The Spanish Bow

by Andromeda Romano-Lax

  • Format: Paperback
  • ISBN-13/ EAN: 9780156034098
  • ISBN-10: 0156034093
  • Pages: 560
  • Publication Date: 09/08/2008
  • Carton Quantity: 32

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About the Book
About the Author
  • About the Book
    "I was almost born Happy." So begins The Spanish Bow and the remarkable history of Feliu Delargo, who just misses being "Feliz" by a misunderstanding at his birth, which he barely survives.

    The accidental bequest of a cello bow from his dead father sets Feliu on the course of becoming a musician, unlikely given his beginnings in a dusty village in Catalonia. When he is compelled to flee to anarchist Barcelona, his education in music, life, and politics begins. But it isn’t until he arrives at the court of the embattled monarchy in Madrid that passion enters the composition with Aviva, a virtuoso violinist with a haunted past. As Feliu embarks on affairs, friendships, and rivalries, forces propelling the world toward a catastrophic crescendo sweep Feliu along in their wake.

    The Spanish Bow is a haunting fugue of music, politics, and passion set against half a century of Spanish history, from the tail end of the nineteenth century up through the Spanish Civil War and World War II.


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  • Excerpts
    ~ 1 ~

    I was almost born Happy.
               Literally, Feliz was the Spanish name my mother wanted for me. Not a family name, not a local name, just a hope, stated in the farthest-reaching language she knew—a language that once reached around the world, to the Netherlands, Africa, the Americas, the Philippines. Only music has reached farther and penetrated more deeply.
               I say “almost born Feliz,” because the name that attached itself to me instead, thanks to a sloppy bureaucrat’s bias toward Catalan saints’ names, was Feliu. Just one letter changed on my death—yes, death—certificate.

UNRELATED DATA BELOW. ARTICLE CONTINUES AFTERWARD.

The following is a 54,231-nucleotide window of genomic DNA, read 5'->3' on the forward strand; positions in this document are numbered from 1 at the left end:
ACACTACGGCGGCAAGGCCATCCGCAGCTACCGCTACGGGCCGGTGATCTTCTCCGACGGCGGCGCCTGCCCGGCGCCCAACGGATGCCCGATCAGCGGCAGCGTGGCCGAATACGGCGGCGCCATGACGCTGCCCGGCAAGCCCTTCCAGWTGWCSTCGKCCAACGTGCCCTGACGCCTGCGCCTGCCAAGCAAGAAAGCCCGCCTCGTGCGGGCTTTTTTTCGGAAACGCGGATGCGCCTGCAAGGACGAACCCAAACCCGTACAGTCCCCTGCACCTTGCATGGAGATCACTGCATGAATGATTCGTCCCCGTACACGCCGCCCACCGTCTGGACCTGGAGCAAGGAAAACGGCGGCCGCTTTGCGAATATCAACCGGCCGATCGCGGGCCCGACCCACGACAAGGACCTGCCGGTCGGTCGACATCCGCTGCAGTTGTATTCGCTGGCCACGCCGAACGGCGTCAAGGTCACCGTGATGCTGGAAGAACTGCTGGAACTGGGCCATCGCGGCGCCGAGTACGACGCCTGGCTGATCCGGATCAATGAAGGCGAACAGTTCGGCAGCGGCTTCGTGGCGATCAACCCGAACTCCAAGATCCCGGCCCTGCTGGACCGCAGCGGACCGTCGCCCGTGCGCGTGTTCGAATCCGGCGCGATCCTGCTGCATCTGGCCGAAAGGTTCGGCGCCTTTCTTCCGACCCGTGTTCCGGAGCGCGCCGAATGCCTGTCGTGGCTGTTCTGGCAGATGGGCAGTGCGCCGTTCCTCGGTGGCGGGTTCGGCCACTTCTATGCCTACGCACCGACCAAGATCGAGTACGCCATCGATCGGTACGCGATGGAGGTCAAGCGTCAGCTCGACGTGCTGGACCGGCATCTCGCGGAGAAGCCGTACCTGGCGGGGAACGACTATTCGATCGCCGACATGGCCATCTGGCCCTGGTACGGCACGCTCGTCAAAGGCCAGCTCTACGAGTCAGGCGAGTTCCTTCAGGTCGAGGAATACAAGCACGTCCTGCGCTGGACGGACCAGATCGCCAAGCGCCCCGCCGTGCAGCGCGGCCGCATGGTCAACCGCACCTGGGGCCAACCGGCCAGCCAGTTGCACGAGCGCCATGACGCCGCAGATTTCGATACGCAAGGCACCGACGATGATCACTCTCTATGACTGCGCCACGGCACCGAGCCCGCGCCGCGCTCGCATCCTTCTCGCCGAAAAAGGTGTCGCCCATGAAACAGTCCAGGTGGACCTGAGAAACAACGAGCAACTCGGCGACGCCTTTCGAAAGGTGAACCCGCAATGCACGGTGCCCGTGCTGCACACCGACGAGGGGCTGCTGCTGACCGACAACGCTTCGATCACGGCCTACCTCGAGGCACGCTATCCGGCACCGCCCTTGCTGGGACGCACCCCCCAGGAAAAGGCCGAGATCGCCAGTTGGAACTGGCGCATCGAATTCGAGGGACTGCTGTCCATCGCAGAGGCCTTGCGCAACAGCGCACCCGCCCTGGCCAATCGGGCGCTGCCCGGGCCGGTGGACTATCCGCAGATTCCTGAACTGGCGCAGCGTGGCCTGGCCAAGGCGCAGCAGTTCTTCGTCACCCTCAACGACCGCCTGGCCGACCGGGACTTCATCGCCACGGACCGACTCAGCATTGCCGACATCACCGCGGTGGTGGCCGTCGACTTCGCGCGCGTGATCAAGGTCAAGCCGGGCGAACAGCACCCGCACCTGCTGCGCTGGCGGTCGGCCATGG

My father was overseas that year, working as a customs officer in colonial Cuba. The afternoon my mother’s labor pains started, my father’s elder sister changed into a better dress, for church. Mamá bent over a chair near the kitchen doorway, legs splayed, ankles turned inward, as the weight of my dropping body pulled her pelvis to the floor. While she begged Tía not to go, Mamá’s knuckles whitened against the chair’s straw-plaited back.
               “I will light candles for you,” Tía said.
               “I don’t need prayers. I need—” My mother moaned, angling her hips from side to side, trying to find a position where the pain eased. Cool water? A chamber pot? “. . . help,” was all she could say.
               “I’ll send Enrique to get the midwife.” Tía pushed the ebony combs into her thick masses of gray-streaked hair. “No, I’ll go myself, on the way. Where’s Percival?”
               My oldest brother had slipped outside minutes earlier, bound for the bridge and the dry wash beneath it, along which the local shepherds drove their flocks. He and his friends hid there frequently, playing cards amid orange peels and broken barrel staves that reeked of vinegar.
               Percival was old enough to remember the previous disasters in sharp detail, and he didn’t want to witness another. Mamá’s last baby had died within minutes of birth. The one before had survived only a few days, while my mother herself hovered near death, racked with infection-induced fever. In Campo Seco, she was not the only unlucky one.
               My mother blamed the midwife who had moved to the village four years earlier, accompanied by her husband, a butcher.
               “They don’t wash their hands,” Mamá panted. “Last time, I saw the forceps she used. Broken at the hinge. Flakes”—she squirmed and jammed the heel of her palm into her back—“flakes of rust.”
               “Ridiculous!” Tía drew the lace mantilla over her head. “You are worrying for nothing. You should pray, instead.”